Scheduling FCS Schools Is a No-Win Proposition

Kristopher FieckeCorrespondent INovember 18, 2009

MINNEAPOLIS, MN - SEPTEMBER 08: Mascot Goldy Gopher of the Minnesota Golden cheers during the game against the Miami of Ohio Redhawks as Minnesota defeated Miami of Ohio 41-35 in triple overtime at the Metrodome on September 8, 2007 in Minneapolis, Minnesota. (Photo by Doug Pensinger/Getty Images)
Doug Pensinger/Getty Images

Have you ever been put in a situation that you felt you just couldn’t win, no matter what you do?  That’s how some college football coaches must feel when they look at the schedules and see that they are slated to play an FCS school.

As far as the FBS schools are concerned, they can’t really benefit from matching up with an FCS school.  If they win, big deal.  Everyone expects the big schools to beat up on the “little guys.” 

What do you gain by beating a school in a division below you? You get one win that counts towards bowl eligibility, but you could get that win by playing a bottom-tier Division I school.

Recruits aren’t going to be impressed with an FCS opponent, either.  When a program brings in potential recruits for a weekend, they want to show them what a great experience they could have should they choose to commit to that particular school.

The game day experience isn’t going to be nearly as exciting if you’re playing the Spiders from Richmond or the Wofford Terriers as it would be with USC’s Trojans or the Texas Longhorns coming to your school.  

There’s a different feeling in the air when your squad is playing a big game.  No matter how good the FCS opponent might be, they can’t live up to the hype and pageantry that comes with playing an elite opponent.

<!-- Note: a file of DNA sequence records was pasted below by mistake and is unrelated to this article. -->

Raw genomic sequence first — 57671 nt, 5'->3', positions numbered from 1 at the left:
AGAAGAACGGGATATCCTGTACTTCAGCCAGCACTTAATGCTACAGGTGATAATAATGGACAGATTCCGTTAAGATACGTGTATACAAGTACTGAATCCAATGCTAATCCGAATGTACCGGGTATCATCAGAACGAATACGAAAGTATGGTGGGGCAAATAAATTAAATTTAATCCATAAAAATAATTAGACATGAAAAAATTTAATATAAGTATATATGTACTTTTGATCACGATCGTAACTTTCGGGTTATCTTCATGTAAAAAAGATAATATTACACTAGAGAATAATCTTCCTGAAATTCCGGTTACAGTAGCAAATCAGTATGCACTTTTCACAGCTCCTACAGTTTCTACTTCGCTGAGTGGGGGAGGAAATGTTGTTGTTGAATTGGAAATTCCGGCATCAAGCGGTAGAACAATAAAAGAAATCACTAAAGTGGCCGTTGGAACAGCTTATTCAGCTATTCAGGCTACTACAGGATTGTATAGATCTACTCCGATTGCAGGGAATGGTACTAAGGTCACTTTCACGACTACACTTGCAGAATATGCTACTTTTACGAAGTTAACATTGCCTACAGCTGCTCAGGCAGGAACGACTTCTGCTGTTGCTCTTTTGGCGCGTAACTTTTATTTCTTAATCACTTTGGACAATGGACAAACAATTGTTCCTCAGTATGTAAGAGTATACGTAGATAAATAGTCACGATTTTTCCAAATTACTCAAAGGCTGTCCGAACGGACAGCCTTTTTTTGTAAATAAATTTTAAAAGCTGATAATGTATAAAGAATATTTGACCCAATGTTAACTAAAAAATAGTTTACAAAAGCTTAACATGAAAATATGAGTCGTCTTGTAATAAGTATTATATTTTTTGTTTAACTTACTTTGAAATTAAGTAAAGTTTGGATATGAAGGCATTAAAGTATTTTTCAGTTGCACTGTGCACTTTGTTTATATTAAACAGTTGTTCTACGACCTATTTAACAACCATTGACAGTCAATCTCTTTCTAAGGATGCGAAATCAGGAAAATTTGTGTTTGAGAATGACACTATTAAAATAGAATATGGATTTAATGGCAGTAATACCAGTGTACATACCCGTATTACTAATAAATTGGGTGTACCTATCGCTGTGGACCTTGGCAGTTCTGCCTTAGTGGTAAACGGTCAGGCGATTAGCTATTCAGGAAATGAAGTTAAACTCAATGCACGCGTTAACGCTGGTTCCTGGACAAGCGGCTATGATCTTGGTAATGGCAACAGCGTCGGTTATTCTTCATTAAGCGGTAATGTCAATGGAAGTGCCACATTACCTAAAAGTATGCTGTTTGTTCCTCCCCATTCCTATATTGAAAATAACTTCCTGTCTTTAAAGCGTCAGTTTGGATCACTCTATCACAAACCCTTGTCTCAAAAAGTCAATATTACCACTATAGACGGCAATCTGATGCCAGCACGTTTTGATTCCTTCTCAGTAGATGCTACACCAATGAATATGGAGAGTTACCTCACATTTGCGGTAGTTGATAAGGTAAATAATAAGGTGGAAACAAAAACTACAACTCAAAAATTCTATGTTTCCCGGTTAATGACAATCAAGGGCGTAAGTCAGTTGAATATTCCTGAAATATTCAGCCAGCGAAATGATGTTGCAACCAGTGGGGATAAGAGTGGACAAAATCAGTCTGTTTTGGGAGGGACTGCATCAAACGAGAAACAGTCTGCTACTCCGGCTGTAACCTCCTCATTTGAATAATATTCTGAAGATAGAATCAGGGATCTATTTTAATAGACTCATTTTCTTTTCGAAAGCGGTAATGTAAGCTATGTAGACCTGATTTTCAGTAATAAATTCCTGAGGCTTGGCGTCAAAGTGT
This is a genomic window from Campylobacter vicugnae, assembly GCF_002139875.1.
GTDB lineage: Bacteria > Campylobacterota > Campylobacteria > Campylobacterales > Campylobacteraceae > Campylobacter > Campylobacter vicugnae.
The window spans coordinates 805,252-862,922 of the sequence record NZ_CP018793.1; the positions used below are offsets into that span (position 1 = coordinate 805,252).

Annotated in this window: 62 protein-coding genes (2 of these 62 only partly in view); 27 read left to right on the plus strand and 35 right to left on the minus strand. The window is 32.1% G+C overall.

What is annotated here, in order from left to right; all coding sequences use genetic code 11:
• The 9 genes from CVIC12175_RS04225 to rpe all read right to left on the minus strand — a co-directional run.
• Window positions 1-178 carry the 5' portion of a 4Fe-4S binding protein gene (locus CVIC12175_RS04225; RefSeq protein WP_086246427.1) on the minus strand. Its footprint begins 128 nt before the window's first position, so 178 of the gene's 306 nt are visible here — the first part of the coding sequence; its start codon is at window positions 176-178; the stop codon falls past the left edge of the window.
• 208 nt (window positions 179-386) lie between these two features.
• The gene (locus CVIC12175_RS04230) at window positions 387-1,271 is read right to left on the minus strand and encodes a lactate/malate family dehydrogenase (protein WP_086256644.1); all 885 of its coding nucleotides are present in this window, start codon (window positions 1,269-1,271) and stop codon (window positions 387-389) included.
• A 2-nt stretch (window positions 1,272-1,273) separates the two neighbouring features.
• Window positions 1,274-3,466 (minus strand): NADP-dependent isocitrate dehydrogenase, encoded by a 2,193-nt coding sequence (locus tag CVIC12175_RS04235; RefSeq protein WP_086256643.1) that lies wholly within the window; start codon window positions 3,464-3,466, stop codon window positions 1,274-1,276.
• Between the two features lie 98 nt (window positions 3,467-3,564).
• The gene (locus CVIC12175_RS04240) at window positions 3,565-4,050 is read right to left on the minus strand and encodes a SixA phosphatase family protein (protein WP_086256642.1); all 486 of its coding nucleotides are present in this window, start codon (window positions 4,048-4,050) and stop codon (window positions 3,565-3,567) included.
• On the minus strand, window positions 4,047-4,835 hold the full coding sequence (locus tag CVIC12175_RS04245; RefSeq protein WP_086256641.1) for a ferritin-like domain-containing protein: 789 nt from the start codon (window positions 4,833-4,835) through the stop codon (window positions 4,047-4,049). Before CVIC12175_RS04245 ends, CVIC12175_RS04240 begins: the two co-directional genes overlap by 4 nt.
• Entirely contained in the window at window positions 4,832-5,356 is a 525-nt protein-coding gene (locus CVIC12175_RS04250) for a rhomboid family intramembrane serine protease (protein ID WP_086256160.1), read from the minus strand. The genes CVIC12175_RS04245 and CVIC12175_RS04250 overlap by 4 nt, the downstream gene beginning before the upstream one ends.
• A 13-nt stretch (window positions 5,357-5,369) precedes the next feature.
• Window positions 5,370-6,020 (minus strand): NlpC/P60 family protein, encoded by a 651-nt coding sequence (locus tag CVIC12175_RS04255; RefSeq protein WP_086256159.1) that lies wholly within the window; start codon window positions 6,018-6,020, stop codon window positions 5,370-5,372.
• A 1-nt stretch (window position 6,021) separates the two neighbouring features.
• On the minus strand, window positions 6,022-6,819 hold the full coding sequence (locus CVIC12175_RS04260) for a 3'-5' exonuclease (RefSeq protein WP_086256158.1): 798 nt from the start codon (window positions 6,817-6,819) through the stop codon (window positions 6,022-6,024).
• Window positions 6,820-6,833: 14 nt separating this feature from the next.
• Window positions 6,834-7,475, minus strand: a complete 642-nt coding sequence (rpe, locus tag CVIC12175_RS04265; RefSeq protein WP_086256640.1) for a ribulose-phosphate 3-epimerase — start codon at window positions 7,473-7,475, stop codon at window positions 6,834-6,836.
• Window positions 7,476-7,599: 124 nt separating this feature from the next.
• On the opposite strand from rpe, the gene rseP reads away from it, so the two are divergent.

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You may lose that game, but a recruit is likely to be more impressed with a loss to an elite opponent than they would be with a throttling of subdivision school.

If the Division I school does what they’re expected and thrashes their small-school adversary, it’s not going to be a big deal.  They’re expected to destroy them. Crushing a little school isn’t going to garner you many votes with the pollsters.

However, if you schedule an FCS school and you struggle to defeat them, or even worse, manage to get beaten by the small school, that can set your program back in a monumental way. 

The odds aren’t with the FCS school, but teams like Appalachian State and North Dakota State have shown that they can play with, and defeat the big boys.

The way I see it, the risk is just too great.  An FCS school gets hundreds of thousands of dollars to make the trip to an FBS stadium.  The FBS school gets a decent shot at a win, but they also risk embarrassment, fan apathy and flat-out humiliation.

Sometimes it’s just not worth it.


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